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The Secret Disco Revolution (2012)

5.6
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Ratings: 5.6/10 from 160 users   Metascore: 56/100
Reviews: 3 user | 11 critic | 10 from Metacritic.com

A documentary on the disco era featuring interview with its key musicians.

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Credited cast:
Vince Aletti ...
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Robert Kool Bell ...
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Henri Belolo ...
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Mark Benecke ...
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Alex Briley ...
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Carmen D'Alessio ...
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Alice Echols ...
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Larry Harris ...
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Julia Hladkowicz
David Hodo ...
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Joanne Horowitz ...
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Thelma Houston ...
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Storyline

A cheeky, sexy documentary hybrid, THE SECRET DISCO REVOLUTION wraps revealing celebrity interviews, classic kitsch footage and music, in a hilarious new package that never lets you stop dancing long enough to decide what's real and what's satire. Written by Anonymous

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The party that changed the world


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November 2012 (Denmark)  »

Also Known As:

Disco-rewolucja  »

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Revisionism 101
17 January 2014 | by (United States) – See all my reviews

There is a part towards the end of the film when felipe Rose of the Village people, half joking/half irritated, starts to choke the director, and snaps " stop reading so many books". You will feel like doing the same. It's obvious the director did not grow up during the Disco era, otherwise he would never have tried making the clearly ridiculous arguments the film pushes. Alice Echols is featured in this movie as well, her book 'Hot Stuff' using the same BS argument about Disco being some black/gay/womens musical revolution. She looks like she would've been of age during the Disco era, but I'm guessing she spent the 70's burning her bra, growing out her armpit hair, and buying food for her 50 cats. I turned 14 at the end of 1979, so let me debunk some of the claims made in the film -Rock radio, run by (but of course) racist white males conspired to keep Disco from radio play- Complete nonsense, there were plenty of other stations (top 40, R&B, College) that would play Disco music, How else did songs like rock Your baby, or Cant get enough of your love go to #1 ?? I remember hearing all these songs on the Radio as a kid.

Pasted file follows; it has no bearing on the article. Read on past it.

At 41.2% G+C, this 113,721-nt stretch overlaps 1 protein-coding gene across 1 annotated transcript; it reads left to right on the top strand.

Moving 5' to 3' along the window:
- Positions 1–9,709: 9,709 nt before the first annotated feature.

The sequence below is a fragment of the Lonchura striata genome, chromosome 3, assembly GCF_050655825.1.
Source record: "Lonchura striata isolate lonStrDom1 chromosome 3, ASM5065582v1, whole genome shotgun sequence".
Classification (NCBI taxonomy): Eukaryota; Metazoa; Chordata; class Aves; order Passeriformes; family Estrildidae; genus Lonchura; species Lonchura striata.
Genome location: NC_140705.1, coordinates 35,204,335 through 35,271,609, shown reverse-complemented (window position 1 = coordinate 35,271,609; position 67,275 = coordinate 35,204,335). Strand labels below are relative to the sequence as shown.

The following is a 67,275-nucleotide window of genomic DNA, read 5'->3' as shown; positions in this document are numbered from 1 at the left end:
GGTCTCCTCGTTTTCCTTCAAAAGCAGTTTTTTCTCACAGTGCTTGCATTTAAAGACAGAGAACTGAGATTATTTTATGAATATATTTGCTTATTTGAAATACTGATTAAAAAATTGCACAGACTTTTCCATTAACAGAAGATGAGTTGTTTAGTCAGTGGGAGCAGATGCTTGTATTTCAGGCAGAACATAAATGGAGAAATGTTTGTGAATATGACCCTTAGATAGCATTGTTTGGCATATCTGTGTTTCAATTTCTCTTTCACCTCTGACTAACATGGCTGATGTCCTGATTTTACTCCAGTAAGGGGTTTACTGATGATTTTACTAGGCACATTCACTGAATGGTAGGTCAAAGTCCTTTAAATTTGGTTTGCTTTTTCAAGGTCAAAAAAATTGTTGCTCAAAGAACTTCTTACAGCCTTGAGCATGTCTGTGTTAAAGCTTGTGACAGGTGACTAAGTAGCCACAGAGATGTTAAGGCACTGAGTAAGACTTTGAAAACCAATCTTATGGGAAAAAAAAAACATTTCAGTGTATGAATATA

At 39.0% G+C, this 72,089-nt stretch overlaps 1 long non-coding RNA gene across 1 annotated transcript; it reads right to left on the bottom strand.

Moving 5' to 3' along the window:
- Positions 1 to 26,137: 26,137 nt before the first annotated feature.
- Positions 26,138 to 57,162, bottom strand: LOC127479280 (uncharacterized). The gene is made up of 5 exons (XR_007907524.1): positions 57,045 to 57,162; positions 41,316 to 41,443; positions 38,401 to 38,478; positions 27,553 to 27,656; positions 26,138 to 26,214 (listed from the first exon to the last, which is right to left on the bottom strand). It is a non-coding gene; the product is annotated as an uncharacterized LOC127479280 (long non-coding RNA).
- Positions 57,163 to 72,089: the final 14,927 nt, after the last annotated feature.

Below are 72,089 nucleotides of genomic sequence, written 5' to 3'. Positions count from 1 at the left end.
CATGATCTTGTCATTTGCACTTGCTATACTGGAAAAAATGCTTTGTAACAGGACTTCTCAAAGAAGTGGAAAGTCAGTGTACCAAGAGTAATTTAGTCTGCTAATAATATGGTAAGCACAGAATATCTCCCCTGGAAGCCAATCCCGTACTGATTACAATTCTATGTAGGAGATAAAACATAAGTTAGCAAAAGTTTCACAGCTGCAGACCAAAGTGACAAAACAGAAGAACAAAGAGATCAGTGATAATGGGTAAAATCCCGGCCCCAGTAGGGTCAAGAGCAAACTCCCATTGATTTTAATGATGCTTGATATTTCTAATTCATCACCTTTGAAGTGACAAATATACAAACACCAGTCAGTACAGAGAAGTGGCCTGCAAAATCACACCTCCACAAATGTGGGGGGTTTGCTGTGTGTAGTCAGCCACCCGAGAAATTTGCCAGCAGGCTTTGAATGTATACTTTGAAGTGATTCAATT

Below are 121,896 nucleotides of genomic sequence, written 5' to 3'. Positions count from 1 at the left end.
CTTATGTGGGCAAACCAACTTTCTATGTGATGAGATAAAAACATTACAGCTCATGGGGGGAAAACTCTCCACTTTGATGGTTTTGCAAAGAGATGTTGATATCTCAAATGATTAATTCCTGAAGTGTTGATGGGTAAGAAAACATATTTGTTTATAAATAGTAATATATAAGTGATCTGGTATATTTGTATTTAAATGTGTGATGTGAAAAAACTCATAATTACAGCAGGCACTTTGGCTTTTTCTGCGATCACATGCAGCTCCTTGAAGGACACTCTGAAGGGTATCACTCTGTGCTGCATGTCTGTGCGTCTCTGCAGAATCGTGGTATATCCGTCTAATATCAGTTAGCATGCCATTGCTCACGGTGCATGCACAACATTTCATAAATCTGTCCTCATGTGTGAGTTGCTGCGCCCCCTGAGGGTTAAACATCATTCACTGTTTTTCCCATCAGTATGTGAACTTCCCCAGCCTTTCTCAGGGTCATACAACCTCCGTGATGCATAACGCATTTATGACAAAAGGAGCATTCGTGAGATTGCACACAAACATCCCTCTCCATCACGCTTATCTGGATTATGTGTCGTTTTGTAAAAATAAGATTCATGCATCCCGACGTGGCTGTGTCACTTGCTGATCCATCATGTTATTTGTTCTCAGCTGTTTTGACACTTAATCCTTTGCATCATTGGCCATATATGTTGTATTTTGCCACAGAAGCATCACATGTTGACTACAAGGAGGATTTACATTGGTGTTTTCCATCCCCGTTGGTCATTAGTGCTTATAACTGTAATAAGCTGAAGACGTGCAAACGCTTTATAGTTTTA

-Disco was empowering women by allowing them to sing about overt sexual stuff-

Unfortunately for the Alice Echols of the world, almost all of these Women had their material written for them by Men. Love to love you baby was written and produced by Girogio Moroder for example.

-Disco was a black form of music that was "whitened" for the masses by the BeeGees and others-